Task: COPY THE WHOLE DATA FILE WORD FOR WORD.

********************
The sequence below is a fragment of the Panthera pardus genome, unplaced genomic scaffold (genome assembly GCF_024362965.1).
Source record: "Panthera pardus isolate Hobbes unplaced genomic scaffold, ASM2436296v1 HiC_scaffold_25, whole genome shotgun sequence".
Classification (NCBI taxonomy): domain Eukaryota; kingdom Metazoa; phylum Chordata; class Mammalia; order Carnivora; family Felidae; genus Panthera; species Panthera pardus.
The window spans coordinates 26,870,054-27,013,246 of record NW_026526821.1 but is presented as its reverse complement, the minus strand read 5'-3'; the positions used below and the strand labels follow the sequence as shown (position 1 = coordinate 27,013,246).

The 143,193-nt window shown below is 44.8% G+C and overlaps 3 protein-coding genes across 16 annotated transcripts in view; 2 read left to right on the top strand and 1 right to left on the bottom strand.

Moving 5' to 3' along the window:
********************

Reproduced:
The sequence below is a fragment of the Panthera pardus genome, unplaced genomic scaffold (genome assembly GCF_024362965.1).
Source record: "Panthera pardus isolate Hobbes unplaced genomic scaffold, ASM2436296v1 HiC_scaffold_25, whole genome shotgun sequence".
Classification (NCBI taxonomy): domain Eukaryota; kingdom Metazoa; phylum Chordata; class Mammalia; order Carnivora; family Felidae; genus Panthera; species Panthera pardus.
The window spans coordinates 26,870,054-27,013,246 of record NW_026526821.1 but is presented as its reverse complement, the minus strand read 5'-3'; the positions used below and the strand labels follow the sequence as shown (position 1 = coordinate 27,013,246).

The 143,193-nt window shown below is 44.8% G+C and overlaps 3 protein-coding genes across 16 annotated transcripts in view; 2 read left to right on the top strand and 1 right to left on the bottom strand.

Moving 5' to 3' along the window: